Wed. Sep 27th, 2023

Brussels, 20 March 2023
The European Commission has approved, under the EU Merger Regulation, the proposed acquisition of VOO and Brutélé by Orange. The approval is conditional on full compliance with a commitments package offered by Orange.

Today’s decision follows an in-depth investigation of the proposed acquisition of VOO and Brutélé by Orange. Orange is a provider of retail mobile and fixed telecommunication services in Belgium, based on its own mobile and third party fixed networks. VOO and Brutélé together are leading providers of retail fixed and mobile telecommunication services, based on their own fixed and third party mobile networks. Orange is the second biggest mobile provider in Belgium, while VOO and Brutélé together are the second biggest provider of fixed telecommunication services in the areas covered by their fixed networks.

The Commission’s investigation

During its in-depth investigation, the Commission gathered extensive information and received feedback from market participants and other stakeholders.

Following its investigation, the Commission had concerns that the transaction, as initially notified, would:

  • Reduce the number of operators from three to two in areas covered by VOO and Brutélé’s own fixed networks thereby eliminating Orange as an innovative and significant competitive constraint;
  • Significantly reduce competition in the markets where Orange, VOO and Brutélé are close competitors, in particular in the markets for the retail supply of (i) fixed internet access, (ii) audio-visual services, (iii) multiple-play bundles (including fixed-mobile convergent (‘FMC’) services) in the areas covered by VOO and Brutélé’s own fixed networks;
  • Increase the likelihood of coordination on the affected retail markets between the remaining operators in areas covered by VOO and Brutélé’s own fixed networks.
The proposed remedies

To address the Commission’s competition concerns, Orange committed to provide to Telenet for at least 10 years access to:

  • the exisiting fixed network infrastructure it is acquiring from VOO and Brutélé in the Walloon region and parts of Brussels, as well as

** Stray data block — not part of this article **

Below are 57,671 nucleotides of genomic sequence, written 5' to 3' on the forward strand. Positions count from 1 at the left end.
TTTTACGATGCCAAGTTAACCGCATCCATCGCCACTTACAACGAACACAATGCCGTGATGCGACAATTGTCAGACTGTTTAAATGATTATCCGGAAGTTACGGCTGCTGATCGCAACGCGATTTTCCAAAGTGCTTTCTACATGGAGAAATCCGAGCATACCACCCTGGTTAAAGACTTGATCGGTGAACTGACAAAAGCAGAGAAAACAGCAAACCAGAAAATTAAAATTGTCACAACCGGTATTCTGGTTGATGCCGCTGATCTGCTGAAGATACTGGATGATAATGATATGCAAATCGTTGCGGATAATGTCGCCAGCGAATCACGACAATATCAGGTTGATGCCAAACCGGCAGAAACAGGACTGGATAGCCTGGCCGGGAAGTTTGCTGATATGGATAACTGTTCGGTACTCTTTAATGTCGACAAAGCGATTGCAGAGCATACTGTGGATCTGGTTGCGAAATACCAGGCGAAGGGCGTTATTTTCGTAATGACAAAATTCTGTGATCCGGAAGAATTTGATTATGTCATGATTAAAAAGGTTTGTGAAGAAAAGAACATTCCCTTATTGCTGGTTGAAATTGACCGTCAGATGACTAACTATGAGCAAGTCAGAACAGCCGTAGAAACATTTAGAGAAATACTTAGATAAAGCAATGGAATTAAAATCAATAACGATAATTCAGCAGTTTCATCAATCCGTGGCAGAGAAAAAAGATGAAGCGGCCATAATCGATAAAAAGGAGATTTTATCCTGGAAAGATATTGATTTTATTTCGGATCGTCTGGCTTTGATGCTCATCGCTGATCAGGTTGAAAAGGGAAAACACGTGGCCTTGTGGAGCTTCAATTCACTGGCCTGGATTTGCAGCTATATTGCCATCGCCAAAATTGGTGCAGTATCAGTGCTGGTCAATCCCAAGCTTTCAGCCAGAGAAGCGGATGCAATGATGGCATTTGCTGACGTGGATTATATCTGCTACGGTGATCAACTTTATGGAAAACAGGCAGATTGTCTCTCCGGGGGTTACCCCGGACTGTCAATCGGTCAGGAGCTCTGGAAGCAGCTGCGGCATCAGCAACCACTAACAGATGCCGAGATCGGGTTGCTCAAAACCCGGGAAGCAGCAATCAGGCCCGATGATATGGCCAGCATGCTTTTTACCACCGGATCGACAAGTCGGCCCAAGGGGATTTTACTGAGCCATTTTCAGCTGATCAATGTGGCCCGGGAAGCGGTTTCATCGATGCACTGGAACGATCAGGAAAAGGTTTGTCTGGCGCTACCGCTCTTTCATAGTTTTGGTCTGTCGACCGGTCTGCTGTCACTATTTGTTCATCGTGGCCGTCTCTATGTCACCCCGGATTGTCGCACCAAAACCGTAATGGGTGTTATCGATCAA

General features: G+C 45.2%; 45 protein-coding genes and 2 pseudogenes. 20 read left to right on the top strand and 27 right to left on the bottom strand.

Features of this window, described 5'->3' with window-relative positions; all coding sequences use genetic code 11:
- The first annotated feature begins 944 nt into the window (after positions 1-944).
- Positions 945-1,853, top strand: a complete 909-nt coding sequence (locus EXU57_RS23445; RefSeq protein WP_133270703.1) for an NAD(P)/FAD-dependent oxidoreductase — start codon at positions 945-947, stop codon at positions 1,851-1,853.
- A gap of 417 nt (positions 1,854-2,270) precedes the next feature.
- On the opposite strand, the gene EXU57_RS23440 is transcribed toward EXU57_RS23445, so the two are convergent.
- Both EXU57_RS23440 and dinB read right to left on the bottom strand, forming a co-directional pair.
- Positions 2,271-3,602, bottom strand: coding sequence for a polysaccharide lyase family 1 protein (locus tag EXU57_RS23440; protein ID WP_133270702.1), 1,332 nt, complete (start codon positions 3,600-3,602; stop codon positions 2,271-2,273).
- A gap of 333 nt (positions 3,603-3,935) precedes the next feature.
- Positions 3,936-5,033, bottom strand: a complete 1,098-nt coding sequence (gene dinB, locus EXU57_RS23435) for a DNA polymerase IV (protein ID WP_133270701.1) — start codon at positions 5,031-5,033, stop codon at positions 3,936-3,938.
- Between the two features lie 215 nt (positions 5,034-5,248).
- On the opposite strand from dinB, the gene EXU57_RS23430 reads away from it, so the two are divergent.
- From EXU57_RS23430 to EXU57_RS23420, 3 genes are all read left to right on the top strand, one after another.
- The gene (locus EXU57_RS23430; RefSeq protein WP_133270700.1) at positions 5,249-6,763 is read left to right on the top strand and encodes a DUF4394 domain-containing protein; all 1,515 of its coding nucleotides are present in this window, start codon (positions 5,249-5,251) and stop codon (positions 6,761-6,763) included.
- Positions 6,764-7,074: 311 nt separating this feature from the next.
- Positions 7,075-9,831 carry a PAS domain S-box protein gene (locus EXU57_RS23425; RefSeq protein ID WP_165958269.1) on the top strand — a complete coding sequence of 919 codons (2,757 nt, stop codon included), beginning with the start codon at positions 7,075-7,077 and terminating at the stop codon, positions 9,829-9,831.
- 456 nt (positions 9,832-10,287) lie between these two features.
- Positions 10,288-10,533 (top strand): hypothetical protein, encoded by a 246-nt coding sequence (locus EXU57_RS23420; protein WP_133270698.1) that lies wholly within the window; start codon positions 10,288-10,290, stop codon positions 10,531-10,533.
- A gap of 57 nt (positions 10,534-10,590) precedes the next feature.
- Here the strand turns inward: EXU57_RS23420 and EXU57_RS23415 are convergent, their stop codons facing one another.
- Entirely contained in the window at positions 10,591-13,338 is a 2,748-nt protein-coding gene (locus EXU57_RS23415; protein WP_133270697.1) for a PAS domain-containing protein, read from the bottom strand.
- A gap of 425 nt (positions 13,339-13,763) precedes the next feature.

• Orange’s future fibre-to-the-Premises (‘FTTP’) network, which it plans to roll out in the coming years, which will make the commitments future proof.

Telenet, a subsidiary of Liberty Global, is one of the leading telecom operators in the North of Belgium. It is a reputable player with a proven track record on the fixed and mobile telecommuications markets. The conditions of access in the commitment pave the way for Telenet’s entry in the Walloon region and parts of Brussels in the immediate future on the basis of these commitments.

The proposed commitments effectively replace Orange, an access seeker on the VOO and Brutélé networks in the Walloon region and parts of Brussels, by Telenet, which will be the new access seeker on those networks.

These commitments fully address the competition concerns identified by the Commission. The Commission therefore concluded that the proposed transaction, as modified by the commitments, would no longer raise competition concerns. The decision is conditional upon full compliance with the commitments.

A trustee, who has to be appointed by Orange, will monitor the implementation of the commitments and will report periodically to the Commission.

Companies and products

Orange is a French global telecommunications operator, active in Belgium as a provider of retail mobile telecom services on the basis of its own network. Orange also provides retail fixed telecom services in Belgium on the basis of the regulated wholesale access to third-party networks.

VOO is a Belgian cable operator active in the Walloon region of Belgium. VOO primarily provides retail fixed telecom services through its own cable network and retail mobile telecom services based on access to third-party mobile networks.

Brutélé is a Belgian cable operator active in parts of Brussels and certain municipalities in the Walloon region of Belgium. Brutélé provides retail fixed telecom services through its own cable network, which it markets together with VOO under the “VOO” brand.

Merger control and procedure

The Commission has the duty to assess mergers and acquisitions involving companies with a turnover above certain thresholds (see Article 1 of the Merger Regulation) and to prevent concentrations that would significantly impede effective competition in the Euroepan Economic Area or any substantial part of it.

The vast majority of notified mergers do not pose competition problems and are cleared after a routine review. From the moment a transaction is notified, the Commission generally has 25 working days to decide whether to grant approval (Phase I) or to start an in-depth investigation (Phase II). In addition to this transaction, there are currently eight on-going Phase II merger investigations: (i) the proposed acquisition of OMV Slovenija by MOL; (ii) the proposed acquisition of Alumetal by Hydro; (iii) the proposed acquisition of Activision Blizzard by Microsoft; (iv) the proposed acquisition of eTraveli by Booking; (v) the proposed acquisition of Lagardère by Vivendi,(vi) the proposed acquisition of VMware by Broadcom; (vii) the proposed acquisition of Inmarsat by Viasat; and (viii) the proposed acquisition of Asiana by Korean Air.

More information will be available on the Commission’s competition website, in the Commission’s public case register under the case number M.10663.

Source – EU Commission


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